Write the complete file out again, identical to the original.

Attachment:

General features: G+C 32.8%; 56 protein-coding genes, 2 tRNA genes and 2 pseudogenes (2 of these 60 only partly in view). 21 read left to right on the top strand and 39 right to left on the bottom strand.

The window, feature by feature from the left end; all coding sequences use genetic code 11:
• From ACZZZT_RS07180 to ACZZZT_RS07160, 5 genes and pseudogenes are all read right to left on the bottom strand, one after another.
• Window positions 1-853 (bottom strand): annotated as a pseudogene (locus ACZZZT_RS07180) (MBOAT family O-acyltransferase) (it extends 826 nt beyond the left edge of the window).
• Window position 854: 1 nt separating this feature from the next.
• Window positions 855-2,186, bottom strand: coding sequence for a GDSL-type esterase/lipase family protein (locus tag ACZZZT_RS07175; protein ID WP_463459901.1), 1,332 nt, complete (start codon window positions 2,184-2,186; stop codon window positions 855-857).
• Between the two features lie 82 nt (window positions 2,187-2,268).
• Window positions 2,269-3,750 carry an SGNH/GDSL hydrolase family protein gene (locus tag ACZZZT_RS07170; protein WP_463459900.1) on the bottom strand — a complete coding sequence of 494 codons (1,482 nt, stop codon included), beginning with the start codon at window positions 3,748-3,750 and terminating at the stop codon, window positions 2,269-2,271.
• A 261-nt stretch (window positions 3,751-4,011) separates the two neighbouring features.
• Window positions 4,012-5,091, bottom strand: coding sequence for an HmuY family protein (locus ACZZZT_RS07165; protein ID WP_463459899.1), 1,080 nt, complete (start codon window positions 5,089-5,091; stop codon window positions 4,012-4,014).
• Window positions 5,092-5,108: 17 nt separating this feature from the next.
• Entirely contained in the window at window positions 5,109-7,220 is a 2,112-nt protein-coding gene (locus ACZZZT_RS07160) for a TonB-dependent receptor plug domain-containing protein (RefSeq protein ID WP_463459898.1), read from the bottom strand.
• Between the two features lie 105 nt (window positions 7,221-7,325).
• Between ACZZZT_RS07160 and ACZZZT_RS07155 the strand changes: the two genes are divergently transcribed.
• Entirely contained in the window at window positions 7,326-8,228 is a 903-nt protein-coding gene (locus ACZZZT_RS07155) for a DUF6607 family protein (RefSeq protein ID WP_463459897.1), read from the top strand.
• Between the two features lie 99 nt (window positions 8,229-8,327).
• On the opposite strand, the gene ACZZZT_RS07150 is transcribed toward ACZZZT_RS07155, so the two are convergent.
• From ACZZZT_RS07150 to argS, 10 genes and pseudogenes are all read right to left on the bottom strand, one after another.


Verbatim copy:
General features: G+C 32.8%; 56 protein-coding genes, 2 tRNA genes and 2 pseudogenes (2 of these 60 only partly in view). 21 read left to right on the top strand and 39 right to left on the bottom strand.

The window, feature by feature from the left end; all coding sequences use genetic code 11:
• From ACZZZT_RS07180 to ACZZZT_RS07160, 5 genes and pseudogenes are all read right to left on the bottom strand, one after another.
• Window positions 1-853 (bottom strand): annotated as a pseudogene (locus ACZZZT_RS07180) (MBOAT family O-acyltransferase) (it extends 826 nt beyond the left edge of the window).
• Window position 854: 1 nt separating this feature from the next.
• Window positions 855-2,186, bottom strand: coding sequence for a GDSL-type esterase/lipase family protein (locus tag ACZZZT_RS07175; protein ID WP_463459901.1), 1,332 nt, complete (start codon window positions 2,184-2,186; stop codon window positions 855-857).
• Between the two features lie 82 nt (window positions 2,187-2,268).
• Window positions 2,269-3,750 carry an SGNH/GDSL hydrolase family protein gene (locus tag ACZZZT_RS07170; protein WP_463459900.1) on the bottom strand — a complete coding sequence of 494 codons (1,482 nt, stop codon included), beginning with the start codon at window positions 3,748-3,750 and terminating at the stop codon, window positions 2,269-2,271.
• A 261-nt stretch (window positions 3,751-4,011) separates the two neighbouring features.
• Window positions 4,012-5,091, bottom strand: coding sequence for an HmuY family protein (locus ACZZZT_RS07165; protein ID WP_463459899.1), 1,080 nt, complete (start codon window positions 5,089-5,091; stop codon window positions 4,012-4,014).
• Window positions 5,092-5,108: 17 nt separating this feature from the next.
• Entirely contained in the window at window positions 5,109-7,220 is a 2,112-nt protein-coding gene (locus ACZZZT_RS07160) for a TonB-dependent receptor plug domain-containing protein (RefSeq protein ID WP_463459898.1), read from the bottom strand.
• Between the two features lie 105 nt (window positions 7,221-7,325).
• Between ACZZZT_RS07160 and ACZZZT_RS07155 the strand changes: the two genes are divergently transcribed.
• Entirely contained in the window at window positions 7,326-8,228 is a 903-nt protein-coding gene (locus ACZZZT_RS07155) for a DUF6607 family protein (RefSeq protein ID WP_463459897.1), read from the top strand.
• Between the two features lie 99 nt (window positions 8,229-8,327).
• On the opposite strand, the gene ACZZZT_RS07150 is transcribed toward ACZZZT_RS07155, so the two are convergent.
• From ACZZZT_RS07150 to argS, 10 genes and pseudogenes are all read right to left on the bottom strand, one after another.